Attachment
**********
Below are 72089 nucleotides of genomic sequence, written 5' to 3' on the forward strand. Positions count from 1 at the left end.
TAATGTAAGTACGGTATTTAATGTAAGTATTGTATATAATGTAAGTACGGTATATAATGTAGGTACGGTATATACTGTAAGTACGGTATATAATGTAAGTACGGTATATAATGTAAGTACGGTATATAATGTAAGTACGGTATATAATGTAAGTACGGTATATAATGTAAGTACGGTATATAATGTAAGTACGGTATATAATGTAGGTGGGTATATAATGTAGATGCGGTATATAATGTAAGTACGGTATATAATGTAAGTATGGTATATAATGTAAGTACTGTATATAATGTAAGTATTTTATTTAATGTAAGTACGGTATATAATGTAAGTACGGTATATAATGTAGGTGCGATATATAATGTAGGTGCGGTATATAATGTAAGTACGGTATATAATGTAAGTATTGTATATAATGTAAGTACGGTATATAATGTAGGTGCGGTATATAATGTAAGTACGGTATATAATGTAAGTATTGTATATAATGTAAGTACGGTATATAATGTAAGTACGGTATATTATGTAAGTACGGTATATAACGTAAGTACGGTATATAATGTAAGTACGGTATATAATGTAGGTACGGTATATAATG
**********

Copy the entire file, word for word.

Below are 72089 nucleotides of genomic sequence, written 5' to 3' on the forward strand. Positions count from 1 at the left end.
TAATGTAAGTACGGTATTTAATGTAAGTATTGTATATAATGTAAGTACGGTATATAATGTAGGTACGGTATATACTGTAAGTACGGTATATAATGTAAGTACGGTATATAATGTAAGTACGGTATATAATGTAAGTACGGTATATAATGTAAGTACGGTATATAATGTAAGTACGGTATATAATGTAAGTACGGTATATAATGTAGGTGGGTATATAATGTAGATGCGGTATATAATGTAAGTACGGTATATAATGTAAGTATGGTATATAATGTAAGTACTGTATATAATGTAAGTATTTTATTTAATGTAAGTACGGTATATAATGTAAGTACGGTATATAATGTAGGTGCGATATATAATGTAGGTGCGGTATATAATGTAAGTACGGTATATAATGTAAGTATTGTATATAATGTAAGTACGGTATATAATGTAGGTGCGGTATATAATGTAAGTACGGTATATAATGTAAGTATTGTATATAATGTAAGTACGGTATATAATGTAAGTACGGTATATTATGTAAGTACGGTATATAACGTAAGTACGGTATATAATGTAAGTACGGTATATAATGTAGGTACGGTATATAATG